Figure 3. ThingSpeak sensor system using HTTP to move data through the internet Image courtesy of ThingSpeak

 

In figure 3, the Arduino represents a sensor (or sensor system) that collects data and sends it to a cloud based, IoT database. In this example the IoT database is ThingSpeak, but there are a number of other services such as Exosite, Xively, Carriots, and Nimbits that also use HTTP(S) as their interface. The data can then be viewed from any computer on the Internet.

HTTP comes into the picture because the data is being moved around in this system via HTTP requests. The service highlighted in this figure (ThingSpeak) requires users to send an HTTP post request to their channel to send it data and an HTTP get request to obtain data from the channel. The specific requests look like this:

 

Figure 4. Examples of POST and GET requests to ThingSpeak. Used courtesy of ThingSpeak.

 

The ThingSpeak interactions shown above are easily implemented as machine-to-machine messages because it is easy to program an embedded device to send HTTP requests and manage the simple responses that it gets back. One thing to note in these messages is the api_key. This key is essentially the password to read and/or write to the channel and if HTTP requests are used to send the key, that means that anyone eavesdropping on your messages would get that key.

The obvious solution is to use HTTPS which adds a layer of authentication and encryption to HTTP. Aside from the authentication and encryption, HTTP and HTTPS messages are the same, so unless there is a compelling reason not to use it, HTTPS should be the protocol of choice for communication with an IoT platform. In some instances, the compelling reason is that the embedded microcontroller sending data to ThingSpeak does not have the processing horsepower to effectively handle the authentication and encryption necessary to use HTTPS. A workaround would be to add a proxy or gateway in between the sensor system and the cloud. For example in a wireless sensor network where each sensor uses a very basic microprocessor, a proxy could collect the data from the sensors over a local wireless network (e.g., Zigbee), and then encrypt the data before sending it out over an HTTPS connection.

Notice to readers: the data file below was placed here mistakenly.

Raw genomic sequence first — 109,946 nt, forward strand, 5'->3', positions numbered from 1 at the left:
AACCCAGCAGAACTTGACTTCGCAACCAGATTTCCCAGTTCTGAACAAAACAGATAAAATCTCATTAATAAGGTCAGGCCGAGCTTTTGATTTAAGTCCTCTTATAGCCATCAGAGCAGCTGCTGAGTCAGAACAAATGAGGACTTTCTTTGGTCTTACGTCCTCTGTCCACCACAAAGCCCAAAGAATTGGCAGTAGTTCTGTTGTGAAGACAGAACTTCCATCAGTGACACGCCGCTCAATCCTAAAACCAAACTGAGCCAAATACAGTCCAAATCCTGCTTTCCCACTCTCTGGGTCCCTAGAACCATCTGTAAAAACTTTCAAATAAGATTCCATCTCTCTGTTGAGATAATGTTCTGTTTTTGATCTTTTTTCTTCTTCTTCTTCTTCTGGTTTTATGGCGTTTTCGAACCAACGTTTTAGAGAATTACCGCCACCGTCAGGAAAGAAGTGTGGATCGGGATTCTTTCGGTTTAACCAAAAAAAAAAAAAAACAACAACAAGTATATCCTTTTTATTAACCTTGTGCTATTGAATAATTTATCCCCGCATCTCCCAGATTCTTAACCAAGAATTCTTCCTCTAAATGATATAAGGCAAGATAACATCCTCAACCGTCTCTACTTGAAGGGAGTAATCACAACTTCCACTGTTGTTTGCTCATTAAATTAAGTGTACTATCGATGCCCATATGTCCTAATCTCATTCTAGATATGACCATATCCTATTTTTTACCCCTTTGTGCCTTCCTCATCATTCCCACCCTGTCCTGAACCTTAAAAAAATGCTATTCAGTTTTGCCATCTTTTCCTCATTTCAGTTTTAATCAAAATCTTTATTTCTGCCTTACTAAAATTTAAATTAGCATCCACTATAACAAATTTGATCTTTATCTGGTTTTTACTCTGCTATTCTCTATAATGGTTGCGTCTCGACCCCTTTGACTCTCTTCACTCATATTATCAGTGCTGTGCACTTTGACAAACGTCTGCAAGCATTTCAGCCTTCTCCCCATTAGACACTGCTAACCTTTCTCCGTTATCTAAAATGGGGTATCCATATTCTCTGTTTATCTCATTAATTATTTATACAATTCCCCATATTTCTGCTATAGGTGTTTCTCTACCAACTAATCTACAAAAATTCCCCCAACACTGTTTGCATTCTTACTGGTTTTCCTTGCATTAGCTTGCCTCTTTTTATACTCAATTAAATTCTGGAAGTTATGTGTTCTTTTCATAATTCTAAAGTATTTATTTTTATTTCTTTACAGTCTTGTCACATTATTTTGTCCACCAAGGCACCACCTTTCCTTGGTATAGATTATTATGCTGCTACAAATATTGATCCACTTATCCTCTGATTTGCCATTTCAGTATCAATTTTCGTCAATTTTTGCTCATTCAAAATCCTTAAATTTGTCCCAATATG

HTTP and HTTPS are reasonably good protocols for machine-to-machine interactions like the ones described here. They are open standards that operate over TCP/IP and allow for customization via the headers and the data. They are not optimized for all situations though. They have a lot of overhead, so don’t work well in limited bandwidth environments and use more power when compared to bandwidth optimized protocols. These two protocols do have some big advantages though. First, they are easy to understand and implement because of their human readability. Second they are universally available; in other words, no matter where you are accessing the Internet, you will be able to use HTTP and HTTPS.

 

Conclusion

While HTTP and HTTPS may not be perfect protocols for machine-to-machine communications in the IoT, they are good enough to get you started. Many IoT database services support HTTP(S) and its ease of use means you can be up and going with an IoT system very quickly.

 

Featured image used courtesy of Rock1997 (own work) [CC BY-SA 4.0-3.0-2.5-2.0-1.0]